Thursday, May 1, 2008

Markets Opening State-Wide

The first of May means this weekend markets across the state will be opening for the season. Radishes, lettuce, bedding plants, baked goods, honey, farm fresh eggs, asparagus, beets, chives, onions and peas are many of the items you will find at the market during this time.

There have been many news stories on the increase in the number of Missouri markets and the importance of eating healthy through your local farmers’ market that I have ran across lately.

Soulard Market Manager Sandra Zak passed along a recent story with the St. Louis Post-Dispatch, “Food fresh from the farm are available at local markets” that many might find of interest.

Also, there have been some calls about if there would be any berries to pick this year. After last year's late freeze diminished many yields, early predictions this year are for bumper crops, especially of fruits. You can find a listing of pick-your-own fruit operations across Missouri on the AgriMissouri site.

If you are a consumer and looking for some good farmers’ market shopping tips for this weekend we have put together of the Most-Know Shopping Tips when visiting a market.

Go early for selection, go late for deals: Farmers frequently have only small quantities of specialty vegetables or even of more common items, such as berries. These tend to sell out within the first hour or so. And because vendors would rather sell everything than bring food back to the farm, you can often get more for less during the last hour of sales.

Look on the first pass, buy on the second:Quality and price can vary significantly, even from stands within a few yards of each other.

Know the difference between growers and brokers:Buyers can easily assume that citrus fruits like oranges and lemons are not locally grown. The origins of other fruits and vegetables may be less certain. That doesn't mean you can't get good deals on non-local produce at a farmers market. But if your goal is to get the freshest produce possible and to support local farmers, ask where the produce comes from.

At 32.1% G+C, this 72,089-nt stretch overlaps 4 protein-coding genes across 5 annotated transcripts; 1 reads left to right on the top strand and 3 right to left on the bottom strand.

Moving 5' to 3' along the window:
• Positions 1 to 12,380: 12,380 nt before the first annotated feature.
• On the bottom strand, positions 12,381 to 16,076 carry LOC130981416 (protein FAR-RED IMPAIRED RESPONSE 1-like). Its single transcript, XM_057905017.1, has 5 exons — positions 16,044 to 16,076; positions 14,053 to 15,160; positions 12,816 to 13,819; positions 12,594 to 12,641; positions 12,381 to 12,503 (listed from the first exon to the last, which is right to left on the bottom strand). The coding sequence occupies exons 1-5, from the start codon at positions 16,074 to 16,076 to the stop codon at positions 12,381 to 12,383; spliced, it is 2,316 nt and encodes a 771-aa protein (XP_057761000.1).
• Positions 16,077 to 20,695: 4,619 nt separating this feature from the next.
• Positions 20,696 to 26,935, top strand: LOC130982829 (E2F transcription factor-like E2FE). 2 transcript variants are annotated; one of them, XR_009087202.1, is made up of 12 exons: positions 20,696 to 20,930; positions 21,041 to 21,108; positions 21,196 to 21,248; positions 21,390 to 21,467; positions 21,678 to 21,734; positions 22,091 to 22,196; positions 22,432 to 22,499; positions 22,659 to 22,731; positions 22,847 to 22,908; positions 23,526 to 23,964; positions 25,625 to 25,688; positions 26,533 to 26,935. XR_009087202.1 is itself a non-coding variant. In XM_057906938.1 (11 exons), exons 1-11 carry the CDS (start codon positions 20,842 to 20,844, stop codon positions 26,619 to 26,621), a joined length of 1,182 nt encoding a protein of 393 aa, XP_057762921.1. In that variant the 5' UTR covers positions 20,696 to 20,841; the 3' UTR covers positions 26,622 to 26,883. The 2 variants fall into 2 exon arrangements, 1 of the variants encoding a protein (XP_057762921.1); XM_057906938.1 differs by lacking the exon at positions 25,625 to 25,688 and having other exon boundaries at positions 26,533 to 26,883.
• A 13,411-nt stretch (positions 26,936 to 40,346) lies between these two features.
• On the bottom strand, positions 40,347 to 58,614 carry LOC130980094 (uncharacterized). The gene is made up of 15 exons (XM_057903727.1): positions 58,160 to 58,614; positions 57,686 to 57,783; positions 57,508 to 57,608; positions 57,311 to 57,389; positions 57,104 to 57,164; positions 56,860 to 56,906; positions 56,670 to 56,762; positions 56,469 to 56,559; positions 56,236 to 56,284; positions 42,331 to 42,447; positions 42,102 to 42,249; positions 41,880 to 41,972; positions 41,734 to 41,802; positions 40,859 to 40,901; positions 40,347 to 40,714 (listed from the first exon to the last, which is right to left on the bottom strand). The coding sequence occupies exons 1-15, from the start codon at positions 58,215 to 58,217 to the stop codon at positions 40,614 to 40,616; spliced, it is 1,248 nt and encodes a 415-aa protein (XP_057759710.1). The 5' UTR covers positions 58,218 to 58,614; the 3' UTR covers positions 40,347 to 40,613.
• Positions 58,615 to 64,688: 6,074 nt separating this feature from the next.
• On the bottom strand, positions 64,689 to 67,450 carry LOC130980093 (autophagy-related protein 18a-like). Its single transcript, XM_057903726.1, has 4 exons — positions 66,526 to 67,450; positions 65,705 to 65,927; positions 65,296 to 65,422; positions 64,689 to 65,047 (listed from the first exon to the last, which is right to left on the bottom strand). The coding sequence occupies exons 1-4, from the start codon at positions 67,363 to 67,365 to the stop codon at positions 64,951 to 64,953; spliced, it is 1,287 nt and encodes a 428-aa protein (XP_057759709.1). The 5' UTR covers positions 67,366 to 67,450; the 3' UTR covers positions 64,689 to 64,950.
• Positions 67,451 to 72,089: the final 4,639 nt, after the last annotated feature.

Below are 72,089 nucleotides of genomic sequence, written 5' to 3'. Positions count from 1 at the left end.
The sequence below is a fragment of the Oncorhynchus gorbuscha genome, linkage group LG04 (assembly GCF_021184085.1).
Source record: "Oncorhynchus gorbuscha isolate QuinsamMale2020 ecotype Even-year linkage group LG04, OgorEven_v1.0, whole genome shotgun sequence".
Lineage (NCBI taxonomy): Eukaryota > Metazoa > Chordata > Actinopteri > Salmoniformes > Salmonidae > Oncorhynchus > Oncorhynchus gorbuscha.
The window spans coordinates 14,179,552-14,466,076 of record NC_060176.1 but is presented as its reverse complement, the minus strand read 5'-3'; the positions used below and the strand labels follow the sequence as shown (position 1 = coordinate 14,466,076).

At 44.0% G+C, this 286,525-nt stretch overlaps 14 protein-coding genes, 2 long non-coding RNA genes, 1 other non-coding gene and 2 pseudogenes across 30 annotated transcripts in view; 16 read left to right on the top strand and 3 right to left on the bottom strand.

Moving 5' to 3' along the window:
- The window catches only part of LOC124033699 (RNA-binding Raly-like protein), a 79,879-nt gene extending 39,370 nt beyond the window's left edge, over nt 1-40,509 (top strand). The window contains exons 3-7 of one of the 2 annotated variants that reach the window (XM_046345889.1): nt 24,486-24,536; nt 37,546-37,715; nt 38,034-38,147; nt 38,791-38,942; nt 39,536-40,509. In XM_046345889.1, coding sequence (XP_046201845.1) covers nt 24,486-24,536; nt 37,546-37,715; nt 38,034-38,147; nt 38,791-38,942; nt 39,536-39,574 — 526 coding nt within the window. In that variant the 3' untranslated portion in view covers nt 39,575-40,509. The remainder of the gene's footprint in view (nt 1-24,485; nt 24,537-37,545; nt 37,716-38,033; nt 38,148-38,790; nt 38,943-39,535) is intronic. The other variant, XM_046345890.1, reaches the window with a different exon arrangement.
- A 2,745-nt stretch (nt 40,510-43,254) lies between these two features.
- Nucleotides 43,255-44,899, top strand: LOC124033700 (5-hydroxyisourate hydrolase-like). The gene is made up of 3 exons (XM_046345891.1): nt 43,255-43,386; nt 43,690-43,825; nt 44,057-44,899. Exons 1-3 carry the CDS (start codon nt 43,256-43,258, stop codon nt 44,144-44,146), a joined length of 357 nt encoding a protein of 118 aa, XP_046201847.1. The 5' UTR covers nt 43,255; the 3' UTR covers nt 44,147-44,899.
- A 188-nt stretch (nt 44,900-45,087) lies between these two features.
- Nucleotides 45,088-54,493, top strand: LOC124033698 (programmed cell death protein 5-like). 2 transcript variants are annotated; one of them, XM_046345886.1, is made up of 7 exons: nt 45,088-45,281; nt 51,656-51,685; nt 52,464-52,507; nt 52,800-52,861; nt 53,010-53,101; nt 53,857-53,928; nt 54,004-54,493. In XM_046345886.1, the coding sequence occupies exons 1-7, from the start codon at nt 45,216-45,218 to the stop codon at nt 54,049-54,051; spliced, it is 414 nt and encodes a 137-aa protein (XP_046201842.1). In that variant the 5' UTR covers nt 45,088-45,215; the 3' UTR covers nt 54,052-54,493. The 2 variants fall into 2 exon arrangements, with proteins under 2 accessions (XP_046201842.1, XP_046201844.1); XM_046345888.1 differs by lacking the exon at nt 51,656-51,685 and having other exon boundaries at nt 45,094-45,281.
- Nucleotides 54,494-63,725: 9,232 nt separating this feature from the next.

Don't overbuy:Produce from a farmers market may have a shorter shelf life than produce from the supermarket. Those heirloom tomatoes look and taste fantastic — but they may not last past Tuesday or Wednesday when you buy them on Saturday. Conversely, some produce, such as lettuce, may last longer.

Bring cash: Many vendors don't take credit cards.

Grab a brochure or business card: Many farmers sell their produce on their own properties all week long. If you can't make it to a farmers market, perhaps you can go directly to the source on another day of the week.

I will be headed to my hometown of Mtn. Grove for the market’s opening day on Saturday morning and then headed to Simpson Family Farm, which is right outside Mtn. Grove for a farm visit. Sunday will start the Baker Creek Heirloom Seeds 8th Annual Spring Planting Festival, May 4 & 5 from 10am - 7pm in Mansfield, where more than 5000 gardeners will gather for the largest heritage gardening event!

(PHOTO: Thanks to new blogger Debi Kelly for letting me borrow this beautiful photo from the Columbia Farmers' Market she took on a recent shopping trip.)

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